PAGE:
It's hard to say when social worker Rocky Braat received his call to care for children and women suffering from HIV and AIDS at an orphanage in India.

It's hard to say when social worker Rocky Braat received his call to care for children and women suffering from HIV and AIDS at an orphanage in India.

"Rocky had a difficult childhood," says film director and Braat's good friend, Steve Hoover. "Some of that is addressed in 'Blood Brother.' I think he was looking for an authentic experience, something that was real."

"Blood Brother," directed and narrated by Hoover and produced by Danny Yourd, documents Braat's personal strife living among the people at the orphanage. Life is hard there. He lives in a concrete hut with no running water. He wants to heal everyone in his charge, but in reality can't cure even one. Some days, he despairs. Other days, there are surprising moments of joy.

Tightly edited from high-definition video footage, hand-held cameras, photographs and other archive video, Hoover's film has the emotional swell of a narrative feature, with portrayals of real people in real situations.

"Big Brother," released in 2012, won the U.S. Grand Jury Prize for documentary and Audience Award at the 2013 Sundance Film Festival. The documentary kicks off the Oregon Shakespeare Festival's new Daedalus Film Fest — produced in partnership with the Ashland Independent Film Festival and Coming Attractions Theatres.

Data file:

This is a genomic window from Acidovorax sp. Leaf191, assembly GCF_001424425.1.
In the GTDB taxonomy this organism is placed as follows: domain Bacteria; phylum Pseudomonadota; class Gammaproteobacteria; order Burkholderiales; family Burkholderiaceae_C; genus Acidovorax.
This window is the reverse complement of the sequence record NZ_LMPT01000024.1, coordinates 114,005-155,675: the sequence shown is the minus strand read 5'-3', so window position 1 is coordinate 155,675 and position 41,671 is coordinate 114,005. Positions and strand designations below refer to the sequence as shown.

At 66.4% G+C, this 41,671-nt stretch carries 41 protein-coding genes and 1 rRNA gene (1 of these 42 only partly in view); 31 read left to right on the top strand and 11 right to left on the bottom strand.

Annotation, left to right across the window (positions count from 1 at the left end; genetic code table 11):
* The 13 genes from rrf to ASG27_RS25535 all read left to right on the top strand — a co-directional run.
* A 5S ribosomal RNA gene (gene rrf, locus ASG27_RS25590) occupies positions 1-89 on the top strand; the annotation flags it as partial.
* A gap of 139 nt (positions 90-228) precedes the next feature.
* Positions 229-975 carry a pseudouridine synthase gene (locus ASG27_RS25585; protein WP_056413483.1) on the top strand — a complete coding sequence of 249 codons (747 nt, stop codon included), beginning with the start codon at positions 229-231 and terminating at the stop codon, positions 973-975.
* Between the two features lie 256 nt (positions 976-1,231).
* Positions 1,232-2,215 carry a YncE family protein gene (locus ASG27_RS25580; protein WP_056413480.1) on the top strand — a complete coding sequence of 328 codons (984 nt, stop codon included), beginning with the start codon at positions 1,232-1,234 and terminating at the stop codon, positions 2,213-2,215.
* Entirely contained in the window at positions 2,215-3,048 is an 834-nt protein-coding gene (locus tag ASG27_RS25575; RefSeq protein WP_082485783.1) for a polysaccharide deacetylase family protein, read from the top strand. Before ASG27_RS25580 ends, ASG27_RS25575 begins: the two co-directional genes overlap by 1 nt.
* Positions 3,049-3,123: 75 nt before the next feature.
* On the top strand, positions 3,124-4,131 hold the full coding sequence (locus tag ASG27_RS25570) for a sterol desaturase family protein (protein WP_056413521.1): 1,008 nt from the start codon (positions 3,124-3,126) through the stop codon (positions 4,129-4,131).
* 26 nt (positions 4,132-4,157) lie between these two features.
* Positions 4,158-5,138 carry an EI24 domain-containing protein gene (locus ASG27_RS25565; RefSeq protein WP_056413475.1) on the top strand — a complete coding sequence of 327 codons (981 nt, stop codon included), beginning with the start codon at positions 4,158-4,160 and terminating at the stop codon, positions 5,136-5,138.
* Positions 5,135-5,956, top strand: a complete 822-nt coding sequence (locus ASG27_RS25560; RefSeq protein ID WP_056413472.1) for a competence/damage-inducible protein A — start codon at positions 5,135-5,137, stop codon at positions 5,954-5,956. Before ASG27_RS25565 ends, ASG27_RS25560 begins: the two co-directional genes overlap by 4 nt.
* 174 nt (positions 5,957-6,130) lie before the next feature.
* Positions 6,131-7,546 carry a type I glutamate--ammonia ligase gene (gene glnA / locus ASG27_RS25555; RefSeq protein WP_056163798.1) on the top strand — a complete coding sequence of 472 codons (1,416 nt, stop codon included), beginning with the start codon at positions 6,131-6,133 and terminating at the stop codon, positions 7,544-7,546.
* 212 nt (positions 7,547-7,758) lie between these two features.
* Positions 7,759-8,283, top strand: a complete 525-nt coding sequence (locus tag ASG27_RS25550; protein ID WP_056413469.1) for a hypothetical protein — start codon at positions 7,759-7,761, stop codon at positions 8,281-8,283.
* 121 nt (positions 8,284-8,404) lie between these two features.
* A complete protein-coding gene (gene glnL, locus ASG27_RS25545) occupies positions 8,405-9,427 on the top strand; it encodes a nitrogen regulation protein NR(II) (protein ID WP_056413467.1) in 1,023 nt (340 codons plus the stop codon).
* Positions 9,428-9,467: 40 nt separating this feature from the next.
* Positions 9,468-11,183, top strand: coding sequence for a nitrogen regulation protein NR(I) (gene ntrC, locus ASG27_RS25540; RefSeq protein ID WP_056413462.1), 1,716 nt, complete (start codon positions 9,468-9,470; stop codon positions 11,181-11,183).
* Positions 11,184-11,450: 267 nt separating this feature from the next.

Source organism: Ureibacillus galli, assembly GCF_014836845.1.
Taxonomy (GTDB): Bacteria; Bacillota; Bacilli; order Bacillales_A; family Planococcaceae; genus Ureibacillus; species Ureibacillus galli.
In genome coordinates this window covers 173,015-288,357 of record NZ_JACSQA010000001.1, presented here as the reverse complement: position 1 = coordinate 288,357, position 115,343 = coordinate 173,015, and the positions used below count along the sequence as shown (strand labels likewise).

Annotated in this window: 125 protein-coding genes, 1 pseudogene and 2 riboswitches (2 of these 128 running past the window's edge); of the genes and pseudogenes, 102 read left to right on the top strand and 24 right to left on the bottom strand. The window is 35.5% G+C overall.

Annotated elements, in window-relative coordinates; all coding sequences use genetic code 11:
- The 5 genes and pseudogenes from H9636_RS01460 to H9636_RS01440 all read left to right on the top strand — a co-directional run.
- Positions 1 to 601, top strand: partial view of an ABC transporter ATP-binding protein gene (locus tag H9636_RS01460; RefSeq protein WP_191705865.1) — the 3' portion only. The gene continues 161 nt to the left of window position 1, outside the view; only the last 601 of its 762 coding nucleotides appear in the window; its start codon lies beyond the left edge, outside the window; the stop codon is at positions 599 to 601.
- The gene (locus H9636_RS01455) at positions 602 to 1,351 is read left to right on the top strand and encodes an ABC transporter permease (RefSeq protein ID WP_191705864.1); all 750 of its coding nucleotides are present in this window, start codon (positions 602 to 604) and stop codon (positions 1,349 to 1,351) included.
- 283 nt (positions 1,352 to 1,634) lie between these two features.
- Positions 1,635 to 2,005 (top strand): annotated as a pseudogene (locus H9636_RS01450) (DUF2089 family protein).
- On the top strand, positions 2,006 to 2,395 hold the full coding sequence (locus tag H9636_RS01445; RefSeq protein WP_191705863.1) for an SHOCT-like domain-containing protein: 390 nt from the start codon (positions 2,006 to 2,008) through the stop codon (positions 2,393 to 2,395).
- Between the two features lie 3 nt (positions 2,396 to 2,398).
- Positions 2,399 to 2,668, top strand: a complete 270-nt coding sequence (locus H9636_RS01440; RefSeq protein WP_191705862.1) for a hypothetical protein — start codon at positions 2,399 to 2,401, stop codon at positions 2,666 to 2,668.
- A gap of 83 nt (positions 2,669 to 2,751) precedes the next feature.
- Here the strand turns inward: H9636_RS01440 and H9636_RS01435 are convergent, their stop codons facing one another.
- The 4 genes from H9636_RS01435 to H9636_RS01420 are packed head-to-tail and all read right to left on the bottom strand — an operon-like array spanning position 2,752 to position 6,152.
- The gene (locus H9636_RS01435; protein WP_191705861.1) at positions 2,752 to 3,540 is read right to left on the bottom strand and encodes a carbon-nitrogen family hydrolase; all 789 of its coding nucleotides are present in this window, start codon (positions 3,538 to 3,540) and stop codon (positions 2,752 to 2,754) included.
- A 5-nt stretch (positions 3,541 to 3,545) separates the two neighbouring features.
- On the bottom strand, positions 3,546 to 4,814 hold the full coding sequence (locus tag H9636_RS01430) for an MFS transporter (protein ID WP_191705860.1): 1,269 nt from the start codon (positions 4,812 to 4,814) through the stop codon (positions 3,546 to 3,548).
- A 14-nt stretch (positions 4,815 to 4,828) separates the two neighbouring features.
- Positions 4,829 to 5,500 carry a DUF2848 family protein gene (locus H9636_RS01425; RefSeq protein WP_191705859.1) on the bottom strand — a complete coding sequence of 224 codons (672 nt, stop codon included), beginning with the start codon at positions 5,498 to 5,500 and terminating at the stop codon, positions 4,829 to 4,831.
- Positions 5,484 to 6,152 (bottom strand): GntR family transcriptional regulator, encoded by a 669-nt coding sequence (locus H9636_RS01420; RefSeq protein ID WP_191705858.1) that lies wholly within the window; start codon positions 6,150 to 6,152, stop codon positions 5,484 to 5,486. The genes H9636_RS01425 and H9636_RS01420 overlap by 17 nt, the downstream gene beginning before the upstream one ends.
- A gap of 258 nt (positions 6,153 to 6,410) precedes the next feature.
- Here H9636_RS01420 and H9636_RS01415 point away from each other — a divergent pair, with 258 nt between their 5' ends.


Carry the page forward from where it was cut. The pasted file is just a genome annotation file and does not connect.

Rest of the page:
Five award-winning documentaries about the ongoing global HIV and AIDS crisis will be screened Friday through Sunday, Aug. 16-19, at the Varsity Theatre, 166 E. Main St., Ashland. Tickets cost $10 for each screening and can be purchased at the OSF box office, not at the Varsity box office. Call 800-219-8161 or see

Q-and-A discussions will follow most screenings, and the film festival will culminate at noon Monday, Aug. 19, with a panel discussion titled "Acting Up: Artistic Responses to HIV/AIDS," moderated by actor Anthony Heald in OSF's Carpenter Hall. The panel will include filmmakers and OSF company members.

The film festival is a new addition to OSF's annual Daedalus Project, a fundraiser that includes a play reading in the Angus Bowmer Theatre and a variety show on the Elizabethan Stage on Aug. 19. Call the OSF box office for showtimes and ticket availability. All proceeds support OSF's efforts to assist people living with HIV or AIDS.

At the Varsity Theatre, "Blood Brother" shows at 7:30 p.m. Friday and Sunday, Aug. 16 and 18; "The Dreams of Elibidi" — a 2010 HIV-awareness drama first written as a play by British actor Nick Reding and Kenyan actor and director Kamau Wa Ndung'u, then produced by Sponsored Arts for Education — shows at 1 p.m. Saturday, Aug. 17; "Fire in the Blood" (2012), directed by Dylan Mohan Gray — a story about pharmaceutical companies and governments blocking access to low-cost drugs in Africa and India causing millions to succumb to AIDS — shows at 4 p.m. Saturday, Aug. 17, and 1 p.m. Sunday, Aug. 18; "How to Survive a Plague" (2012), directed by David France, shows at 7 p.m. Saturday and Sunday, Aug. 17-18; and "We Were Here" (2011), directed by David Weissman, shows at 7:30 p.m. Saturday, Aug. 17, and 4 p.m. Sunday, Aug. 18.